Community feedback presentations for the Lyttelton and Sydenham Suburban Centres Programme will be made next week. More than 400 people took part in the Council-led Suburban Centres Programme workshops and focus group sessions held in May and June 2011 to put forward their ideas and aspirations on how their commercial centres could be redeveloped. This feedback was used to produce the initial framework for two draft Master Plans and following the upcoming community feedback sessions the ideas and options will be further developed before the draft Master Plans are presented to the Council, who will then decide on whether to adopt the plans and how to progress with the implementation.
The details for the sessions are:
Sydenham community feedback presentation
Tuesday 19 July
6.30pm to 8.00pm
Sydenham Central Mall, 363 Colombo Street, Sydenham.
Lyttelton community feedback presentation
Wednesday 20 July
1.00pm to 2.30pm or
7:00pm to 8:30pm
Thursday 21 July
7:00pm to 8:30pm
Lyttelton Recreation Centre, 25 Winchester Street, Lyttelton.
In addition to Lyttelton and Sydenham, the commercial areas centred around the shopping centre on the corner of Worcester and Stanmore streets (Stanmore shops) and Selwyn shops (at the intersection of Selwyn and Rosewarne streets) have also been identified as requiring a master plan approach.
The Council has also resolved to undertake a master plan process for Ferry Road/Main Road from the City to the Sea. A long corridor of commercial activity, this will require a different approach to producing a master plan than that used for the more contained centres. Investigations are now underway to determine the scope and process for this master plan (I am already starting to think ‘tram from Sumner to the Airport via the CBD, Riccarton, and University’! – more of that in a future post). There will also be a Council supported community-led master plan for Sumner.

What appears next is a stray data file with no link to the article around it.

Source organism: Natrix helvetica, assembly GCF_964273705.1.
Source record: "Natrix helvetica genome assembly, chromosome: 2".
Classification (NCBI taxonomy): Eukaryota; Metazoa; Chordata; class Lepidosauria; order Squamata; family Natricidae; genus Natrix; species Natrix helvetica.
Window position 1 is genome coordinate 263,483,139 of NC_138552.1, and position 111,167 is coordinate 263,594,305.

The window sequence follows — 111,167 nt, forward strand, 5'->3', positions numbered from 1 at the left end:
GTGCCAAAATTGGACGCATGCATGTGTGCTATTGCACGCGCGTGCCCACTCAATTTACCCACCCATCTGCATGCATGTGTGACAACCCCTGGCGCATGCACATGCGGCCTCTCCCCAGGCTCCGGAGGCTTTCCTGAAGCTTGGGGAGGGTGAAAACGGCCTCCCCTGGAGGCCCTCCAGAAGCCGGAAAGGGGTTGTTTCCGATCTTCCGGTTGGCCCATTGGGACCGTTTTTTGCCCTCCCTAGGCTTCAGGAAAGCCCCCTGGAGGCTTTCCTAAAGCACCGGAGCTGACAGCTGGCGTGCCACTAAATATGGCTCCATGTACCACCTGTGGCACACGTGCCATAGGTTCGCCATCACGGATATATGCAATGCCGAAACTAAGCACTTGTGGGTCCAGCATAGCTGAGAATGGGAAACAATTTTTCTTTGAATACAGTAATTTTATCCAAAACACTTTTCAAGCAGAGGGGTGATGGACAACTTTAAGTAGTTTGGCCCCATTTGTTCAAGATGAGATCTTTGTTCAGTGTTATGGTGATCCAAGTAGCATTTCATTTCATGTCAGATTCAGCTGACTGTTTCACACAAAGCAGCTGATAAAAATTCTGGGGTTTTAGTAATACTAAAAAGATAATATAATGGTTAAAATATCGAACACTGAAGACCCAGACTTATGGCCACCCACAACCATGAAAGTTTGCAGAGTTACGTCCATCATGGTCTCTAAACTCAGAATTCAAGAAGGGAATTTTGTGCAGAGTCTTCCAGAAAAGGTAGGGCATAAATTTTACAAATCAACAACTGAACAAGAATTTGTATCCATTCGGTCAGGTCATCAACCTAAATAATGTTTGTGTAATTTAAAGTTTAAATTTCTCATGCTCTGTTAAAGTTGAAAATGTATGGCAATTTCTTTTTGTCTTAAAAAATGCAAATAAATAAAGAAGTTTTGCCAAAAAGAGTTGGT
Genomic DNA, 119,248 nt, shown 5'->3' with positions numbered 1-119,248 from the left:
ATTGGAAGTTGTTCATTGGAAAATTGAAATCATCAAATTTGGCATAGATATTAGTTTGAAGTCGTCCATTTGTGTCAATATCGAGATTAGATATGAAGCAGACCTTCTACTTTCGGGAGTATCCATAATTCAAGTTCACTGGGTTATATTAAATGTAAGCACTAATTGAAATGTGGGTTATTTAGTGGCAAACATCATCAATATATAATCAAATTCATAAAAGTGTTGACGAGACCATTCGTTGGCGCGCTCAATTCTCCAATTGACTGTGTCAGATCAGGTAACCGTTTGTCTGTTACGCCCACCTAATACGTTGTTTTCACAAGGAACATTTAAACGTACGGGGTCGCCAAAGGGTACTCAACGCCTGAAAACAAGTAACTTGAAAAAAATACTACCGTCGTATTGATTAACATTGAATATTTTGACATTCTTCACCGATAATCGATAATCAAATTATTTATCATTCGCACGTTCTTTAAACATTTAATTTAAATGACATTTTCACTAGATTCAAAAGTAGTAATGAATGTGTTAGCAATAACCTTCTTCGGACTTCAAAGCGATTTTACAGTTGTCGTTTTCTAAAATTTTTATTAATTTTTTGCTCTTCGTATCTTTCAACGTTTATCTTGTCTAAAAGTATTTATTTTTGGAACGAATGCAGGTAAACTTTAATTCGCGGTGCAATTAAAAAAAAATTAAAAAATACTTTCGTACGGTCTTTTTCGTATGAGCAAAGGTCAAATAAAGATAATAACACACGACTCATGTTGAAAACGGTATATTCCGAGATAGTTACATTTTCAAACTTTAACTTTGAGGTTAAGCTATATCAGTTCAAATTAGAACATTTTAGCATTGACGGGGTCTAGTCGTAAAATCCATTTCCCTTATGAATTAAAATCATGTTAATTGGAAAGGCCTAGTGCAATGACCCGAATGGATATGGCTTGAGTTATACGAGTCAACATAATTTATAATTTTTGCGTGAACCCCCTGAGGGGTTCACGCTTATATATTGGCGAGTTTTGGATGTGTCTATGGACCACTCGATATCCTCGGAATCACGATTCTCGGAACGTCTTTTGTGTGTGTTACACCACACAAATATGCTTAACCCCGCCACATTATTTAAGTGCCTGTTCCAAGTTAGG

Further investigation work for the following centres will help decide whether or not a master plan might be suitable:
All other suburban centres will fall within the Case Management work stream. The great thing about this process is that it seeks to arrange architectural and urban design advice on building proposals. The idea will be to encourage a collaborative approach between the Council, property owners, and other support agencies for earthquake repair and rebuild. Case Managers may be able to facilitate collaborative discussions between neighbouring building owners and, where relevant, provide advice on wider urban renewal and planning considerations (e.g. transport, parks and recreation, community development, and heritage). Hopefully this means we end up with some vibrant and attractive suburban centres, and not a sea of carparks with small boxes at the other end!